Her work does not challenge the idea of femininity or the Japanese female identity (more specifically). Her work does not create any turbulence at all, but are imbued with a sense of wonder and prettiness (not Kawaii cuteness, though, thankfully). The pieces are calm and relaxed– both beautiful to look at both at a distance and in great detail close up. The beauty of the design and its bright and vibrant colors speak clearly. It distracts from the emotional distance from these silent women, who are difficult to connect with and wordless. The combination enhances a sense of fantasy and remoteness and leaves the viewer no closer to the identity of these women and only with an appreciation for their dreamlike magical worlds, with women as still and intricate as ornaments.

To read the full article click here.

If you weren’t able to make it to the opening reception of KAORUKO “Aromako,” don’t worry O’delle Abney has you covered!

KAORUKO Interviewed for NINUNINA Art Blog

You discuss how Japanese culture has influenced your work a lot, how does living in NY inspire your creativity?

Moving to New York and being away from my home country, I think I have re-discovered my cultural heritage for the very first time and have a deeper appreciation towards Japanese culture. It’s ironic but sometimes you cannot see things clearly when you are too close to them.  I never used a Kimono pattern as inspiration before I moved here. I have been exploring what it means to be Japanese through the use of symbols that reflect my heritage.

How much of traditional Japanese culture is a part of your art work and how much is pushing boundaries expressing the new modern Japanese woman?

The women I portray are hybrids of traditional Japanese women who have traditional cultural values yet have modern women’s characteristics. I like showing their unique natures in my work.

What are some of the greatest changes happening for women in Japan at the moment?

When we use the word “kawaii” to describe Japanese women, I personally picture those women who are pristine and modest just like delicate Japanese dainthus flowers. In Japan, those women are metaphorically called “Yamato Nadeshiko (Japanese dianthus flowers), meaning “women with traditional Japanese beauty.” They are supportive and respectful of their men which helps men be more manly in society. I feel Japanese women today still possess similar characteristics to a certain extent, yet they have evolved into a somewhat different breed that can cleverly hide their real motives (hidden agendas) under their perfect ”Yamato Nadeshiko” faces. In my work, I often portray women relaxed, revealing part of their skin/body in their own comfortable and personal space with the backdrop of traditional Japanese textiles. With this approach, I try to portray them not in a sexual or an erotic context, but to capture real modern Japanese women with their complex characters.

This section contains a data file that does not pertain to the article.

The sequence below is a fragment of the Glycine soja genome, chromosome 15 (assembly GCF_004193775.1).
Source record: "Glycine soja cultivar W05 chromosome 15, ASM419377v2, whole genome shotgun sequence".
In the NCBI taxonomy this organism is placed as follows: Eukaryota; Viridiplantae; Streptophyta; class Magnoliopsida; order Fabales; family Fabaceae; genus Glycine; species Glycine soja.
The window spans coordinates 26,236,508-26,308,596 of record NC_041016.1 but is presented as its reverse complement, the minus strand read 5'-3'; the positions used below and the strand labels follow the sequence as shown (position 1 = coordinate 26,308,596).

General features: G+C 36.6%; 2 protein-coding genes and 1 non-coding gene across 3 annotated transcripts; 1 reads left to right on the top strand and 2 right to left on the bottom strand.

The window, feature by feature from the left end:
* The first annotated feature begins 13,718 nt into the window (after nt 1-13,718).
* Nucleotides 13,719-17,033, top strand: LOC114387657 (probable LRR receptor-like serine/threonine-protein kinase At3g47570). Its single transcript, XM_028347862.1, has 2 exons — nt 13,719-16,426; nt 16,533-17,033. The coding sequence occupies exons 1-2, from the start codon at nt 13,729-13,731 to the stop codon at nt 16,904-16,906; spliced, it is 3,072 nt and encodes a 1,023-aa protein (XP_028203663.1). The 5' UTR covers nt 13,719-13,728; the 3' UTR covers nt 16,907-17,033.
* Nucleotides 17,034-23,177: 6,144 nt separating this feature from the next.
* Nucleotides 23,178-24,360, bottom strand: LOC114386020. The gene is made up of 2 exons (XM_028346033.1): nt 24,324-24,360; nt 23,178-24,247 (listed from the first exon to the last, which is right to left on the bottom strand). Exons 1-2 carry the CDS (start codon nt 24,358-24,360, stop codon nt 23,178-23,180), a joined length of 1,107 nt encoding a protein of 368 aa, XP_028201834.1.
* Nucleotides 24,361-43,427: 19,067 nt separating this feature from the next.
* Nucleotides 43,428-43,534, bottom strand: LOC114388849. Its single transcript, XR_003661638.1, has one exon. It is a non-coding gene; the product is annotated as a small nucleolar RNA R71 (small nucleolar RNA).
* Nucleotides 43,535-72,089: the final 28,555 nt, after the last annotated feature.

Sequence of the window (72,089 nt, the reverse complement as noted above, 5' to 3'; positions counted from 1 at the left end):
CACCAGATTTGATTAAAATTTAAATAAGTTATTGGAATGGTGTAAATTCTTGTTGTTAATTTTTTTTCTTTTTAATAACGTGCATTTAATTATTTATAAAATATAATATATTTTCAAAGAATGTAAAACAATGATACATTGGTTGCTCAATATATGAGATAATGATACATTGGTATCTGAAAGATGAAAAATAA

I personally think women possess this great ability of thinking intuitively rather than analytically. We think in our wombs, but not in our head. I believe this is our strength and we are evolving every day.

To read the full interview click here.

KAORUKO “Aromako” Opening Tomorrow from 6 - 8 PM

The exhibition will be on view from November 17, 2011 through January 7, 2012

Mike Weiss Gallery is pleased to present its first solo exhibition by Japanese artist KAORUKO. Aromako, a play on words combining the artist’s name and visual theme of the work, explores the complexity of the modern Japanese woman in terms of herself and tradition. Using acrylic paint, traditional sumi calligraphy techniques and silkscreened kimono patterns, KAORUKO creates large-scale paintings which depict women in their private domestic spaces.

Drawing upon both the rich cultural history of her homeland as well as her experiences as a former Japanese pop star, KAORUKO’s female figures are set against highly codified motifs sourced from traditional woodblock prints and Japanese textiles.  The luscious hues, and flattened planes of KAORUKO’s paintings are frequently inspired by the Ukiyo-e ‘floating world’ prints of the Edo period, and her inclusion of wave and ocean designs, which denote ‘happiness’ and ‘mystery’,  speak to her overarching themes of transcendence, self-acceptance and universal love. 

 

While KAORUKO’s women are presented in various stages of undress, the artist insists this is not an eroticized state but rather a rare, intimate glimpse into their private lives and the friendship between them. In thisseries, the women inhale one another’s bodily odors, a gesture of familiarity that is a decidedly feminist stance against the significance placed by Japanese culture on pristine modesty.  The very acknowledgment of these odors goes against the idealized fantasy of the yamato nadeshiko (a literal translation of this is ‘Japanese dianthus flowers’ meaning ‘women with traditional Japanese beauty’) and the social construct of kawaii, which values the feminine in terms of ‘adorability’ and ‘cuteness.’  In revealing their skin, as well as the truth about their bodies that lie concealed behind a mask of yamato nadeshiko perfection, KAORUKO illustrates the dichotomy of the contemporary Japanese women.  This woman has cleverly learned to balance traditional expectations— signified by the inclusion of time-honored motifs—with her modern lifestyle.

Born in Nagoya, Japan, KAORUKO is a self-taught artist who is now living and working in New York City.


Kaoruko Featured on Art Asia Pacific Magazine’s Blog

Kaoruko talks about five major influences on Art Asia Pacific Magazine Blog



Meet Kaoruko

We are pleased to announce our representation of Japanese artist, Kaoruko. Kaoruko’s large-scale paintings offer a fresh take on feminist imagery by combining codified prints taken from traditional Japanese textiles with female figures depicted in their private domestic spaces. By reflecting on a young woman’s relationship with herself, her possessions and her role in society, Kaoruko illustrates that simple, everyday rituals can lead to joy, happiness and ultimately transcendence. She currently lives and works in New York City.

Aroma Foot / 2010 / Acrylic, screen printing, sumi on canvas / 72 x 101 inches

Aroma Exercise / 2010 / Acrylic, screen printing and sumi on canvas / 85 x 122 inches